With Wendell as Willy, there’s no need for salesmanship
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FIRST PERSON

With Wendell as Willy, there’s no need for salesmanship

These actors have played Willy Loman; from left, today’s Willy, Wendell Pierce, as he was in 2007; Lee J. Cobb as Willy and Mildred Dunnock as Linda Loman in the 1966 television presentation. (Wikimedia Commons)
These actors have played Willy Loman; from left, today’s Willy, Wendell Pierce, as he was in 2007; Lee J. Cobb as Willy and Mildred Dunnock as Linda Loman in the 1966 television presentation. (Wikimedia Commons)

I recently asked my friend Marc to find tickets for my wife and me to the new mostly all-Black production of “Death of a Salesman” starring Wendell Pierce as Willy Loman.

Marc is an upstanding longtime resident of Montclair, but his heart really belongs to Broadway, and his hobby, if you can call it that, is scoring the best seats in the house for the least amount of money.

A noble artistic and financial pursuit.

Arthur Miller in 1966 (Wikimedia Commons)

Marc first came to my attention 60 years ago, when both of us were serving stints in the Army Reserve. While most of the weekend warriors were occupied with pseudo-military matters (I was company clerk) Marc would find himself an unobtrusive place (usually hiding in plain sight) and read whatever paperback he brought with him. I liked him immediately.

And, of course, Marc came through with the tickets.

We wanted a matinee, aisle seats, and main level. That’s because of my long legs, my wife’s recent knee replacement, and our tendency to be in bed by 9. To fail in such an endeavor would have been totally unthinkable to him. Even when a production is sold out or tickets seem unavailable, the theater maven finds them. He’s equally at home surfing the internet or applying good-old shoe leather in the Broadway district. He haunts box offices and knows how to charm the gatekeepers running them. Marc thinks nothing of seeing a show two or three times from different vantage points in the theater, or with different casts, or in revivals separated by a generation.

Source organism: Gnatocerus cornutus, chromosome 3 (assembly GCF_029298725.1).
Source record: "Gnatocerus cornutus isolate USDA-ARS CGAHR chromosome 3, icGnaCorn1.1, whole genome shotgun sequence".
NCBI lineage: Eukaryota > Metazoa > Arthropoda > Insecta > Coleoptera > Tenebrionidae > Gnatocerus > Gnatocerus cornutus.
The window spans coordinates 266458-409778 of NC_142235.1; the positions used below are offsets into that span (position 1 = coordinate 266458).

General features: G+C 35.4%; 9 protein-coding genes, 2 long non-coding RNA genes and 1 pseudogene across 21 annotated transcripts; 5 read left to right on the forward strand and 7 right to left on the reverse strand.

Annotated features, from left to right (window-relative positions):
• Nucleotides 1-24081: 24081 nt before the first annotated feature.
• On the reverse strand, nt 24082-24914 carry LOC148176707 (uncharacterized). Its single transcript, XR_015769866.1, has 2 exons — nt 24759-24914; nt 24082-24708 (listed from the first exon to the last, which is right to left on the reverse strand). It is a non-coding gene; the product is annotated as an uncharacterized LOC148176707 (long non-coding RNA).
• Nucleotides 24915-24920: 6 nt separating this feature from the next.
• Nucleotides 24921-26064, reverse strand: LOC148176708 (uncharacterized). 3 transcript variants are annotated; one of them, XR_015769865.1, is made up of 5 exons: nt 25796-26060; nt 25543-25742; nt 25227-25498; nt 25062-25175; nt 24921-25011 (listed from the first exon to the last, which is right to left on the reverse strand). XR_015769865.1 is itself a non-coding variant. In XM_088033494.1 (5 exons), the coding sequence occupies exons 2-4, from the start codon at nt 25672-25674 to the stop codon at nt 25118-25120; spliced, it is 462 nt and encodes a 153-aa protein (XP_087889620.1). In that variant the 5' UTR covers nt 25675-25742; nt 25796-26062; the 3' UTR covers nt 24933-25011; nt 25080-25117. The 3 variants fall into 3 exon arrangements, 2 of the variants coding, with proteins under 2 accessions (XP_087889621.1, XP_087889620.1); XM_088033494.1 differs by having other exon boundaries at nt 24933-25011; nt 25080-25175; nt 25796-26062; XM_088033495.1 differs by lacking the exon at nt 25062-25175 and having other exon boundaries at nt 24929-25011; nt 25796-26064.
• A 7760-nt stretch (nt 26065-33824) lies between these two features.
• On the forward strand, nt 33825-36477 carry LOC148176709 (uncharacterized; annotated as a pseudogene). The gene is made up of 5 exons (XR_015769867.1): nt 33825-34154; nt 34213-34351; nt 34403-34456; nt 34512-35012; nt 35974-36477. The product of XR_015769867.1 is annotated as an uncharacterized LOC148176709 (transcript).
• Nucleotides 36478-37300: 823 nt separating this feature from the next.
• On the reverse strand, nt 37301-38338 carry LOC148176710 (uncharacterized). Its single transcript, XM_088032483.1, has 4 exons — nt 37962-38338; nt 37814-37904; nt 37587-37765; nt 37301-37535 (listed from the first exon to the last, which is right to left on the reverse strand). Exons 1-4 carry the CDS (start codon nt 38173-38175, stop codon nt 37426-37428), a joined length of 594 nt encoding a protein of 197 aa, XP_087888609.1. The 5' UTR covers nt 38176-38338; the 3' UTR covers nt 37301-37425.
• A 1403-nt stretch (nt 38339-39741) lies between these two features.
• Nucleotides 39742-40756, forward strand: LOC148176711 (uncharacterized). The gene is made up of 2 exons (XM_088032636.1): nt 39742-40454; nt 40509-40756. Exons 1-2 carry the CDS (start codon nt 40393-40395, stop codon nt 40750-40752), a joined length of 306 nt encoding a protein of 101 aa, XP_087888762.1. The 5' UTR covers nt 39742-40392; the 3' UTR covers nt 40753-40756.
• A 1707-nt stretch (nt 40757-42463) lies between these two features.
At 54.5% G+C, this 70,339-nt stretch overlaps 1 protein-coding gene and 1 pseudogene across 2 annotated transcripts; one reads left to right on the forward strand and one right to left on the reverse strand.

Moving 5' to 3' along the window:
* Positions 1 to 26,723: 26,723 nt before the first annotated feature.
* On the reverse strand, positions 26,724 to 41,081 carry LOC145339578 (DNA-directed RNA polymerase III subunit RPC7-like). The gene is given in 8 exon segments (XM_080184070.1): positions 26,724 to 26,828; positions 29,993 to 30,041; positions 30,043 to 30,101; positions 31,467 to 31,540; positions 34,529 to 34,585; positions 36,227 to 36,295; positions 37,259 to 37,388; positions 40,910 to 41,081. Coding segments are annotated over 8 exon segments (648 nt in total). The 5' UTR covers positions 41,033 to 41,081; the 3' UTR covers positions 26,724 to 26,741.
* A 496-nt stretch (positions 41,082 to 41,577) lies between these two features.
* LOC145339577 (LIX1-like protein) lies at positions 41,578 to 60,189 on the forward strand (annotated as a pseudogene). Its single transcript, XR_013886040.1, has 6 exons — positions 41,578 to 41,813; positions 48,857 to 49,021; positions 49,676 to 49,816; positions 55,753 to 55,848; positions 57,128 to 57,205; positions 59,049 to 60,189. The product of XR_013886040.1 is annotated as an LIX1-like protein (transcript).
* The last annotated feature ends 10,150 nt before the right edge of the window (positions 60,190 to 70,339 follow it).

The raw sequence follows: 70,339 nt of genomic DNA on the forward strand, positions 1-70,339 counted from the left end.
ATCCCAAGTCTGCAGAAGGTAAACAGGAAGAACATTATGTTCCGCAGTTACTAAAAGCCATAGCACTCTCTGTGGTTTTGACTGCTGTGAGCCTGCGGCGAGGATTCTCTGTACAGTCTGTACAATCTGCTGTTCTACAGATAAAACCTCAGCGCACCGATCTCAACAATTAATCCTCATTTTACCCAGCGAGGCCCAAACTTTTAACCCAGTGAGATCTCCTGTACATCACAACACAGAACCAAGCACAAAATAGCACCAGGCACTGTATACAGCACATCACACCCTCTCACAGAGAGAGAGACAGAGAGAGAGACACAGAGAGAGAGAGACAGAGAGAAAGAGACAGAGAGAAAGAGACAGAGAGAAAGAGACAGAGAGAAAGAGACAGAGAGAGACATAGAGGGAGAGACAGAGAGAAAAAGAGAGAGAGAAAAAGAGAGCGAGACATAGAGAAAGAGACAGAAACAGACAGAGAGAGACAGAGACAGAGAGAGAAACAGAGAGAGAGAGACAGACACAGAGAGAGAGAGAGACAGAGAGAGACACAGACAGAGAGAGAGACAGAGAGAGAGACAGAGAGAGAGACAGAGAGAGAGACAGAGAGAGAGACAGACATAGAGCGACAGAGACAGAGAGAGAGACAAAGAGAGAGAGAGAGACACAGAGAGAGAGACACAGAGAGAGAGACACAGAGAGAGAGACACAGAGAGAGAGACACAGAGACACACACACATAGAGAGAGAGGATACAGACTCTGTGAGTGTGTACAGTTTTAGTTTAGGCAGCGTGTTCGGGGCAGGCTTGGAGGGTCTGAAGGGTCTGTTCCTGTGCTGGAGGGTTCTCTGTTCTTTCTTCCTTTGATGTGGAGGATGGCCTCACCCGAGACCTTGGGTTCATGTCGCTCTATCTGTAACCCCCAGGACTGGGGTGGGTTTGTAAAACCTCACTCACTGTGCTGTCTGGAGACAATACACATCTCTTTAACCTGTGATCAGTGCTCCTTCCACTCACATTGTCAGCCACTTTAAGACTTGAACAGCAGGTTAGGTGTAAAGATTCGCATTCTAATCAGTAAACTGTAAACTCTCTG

We chatted over breakfast recently and he told me why Lea Michele would succeed as Fanny Brice in “Funny Girl” where Beanie Feldstein disappointed (okay, she bombed) — and this before Ms. Michele stepped into the Streisand-enshrined role.

More Willys, Fredric March.

My family’s theater fervor doesn’t quite match Marc’s, but we’ve had our moments. Grandpa initiated the tradition soon after arriving from Ukraine in 1903. The Yiddish houses on the Lower East Side exerted a powerful grip on new immigrants, and I think he took as much advantage as he could. I can’t say for certain if he saw the Thomashefskys, the Adlers, Paul Muni, or Molly Picon perform, but I know that in later years he attended shows featuring the Rockettes in Radio City, with or without grandchildren in tow.

My parents also felt the tug of theater. Minnie and Stuart Lazarus became regulars in the 1920s, when good seats went for a few bucks, and they continued this pleasurable pursuit through the 1970s. Over decades, they amassed a trove of Playbill magazines, which I donated to the Newark Public Library after their passing with the help of my former Star-Ledger colleague, drama critic Bette Spero. Mom suffered from a heart condition but did achieve a Broadway-worthy exit of sorts, when, despite feeling ill, she insisted on attending a Saturday matinee, climbed to the balcony, and suffered a fatal coronary that night.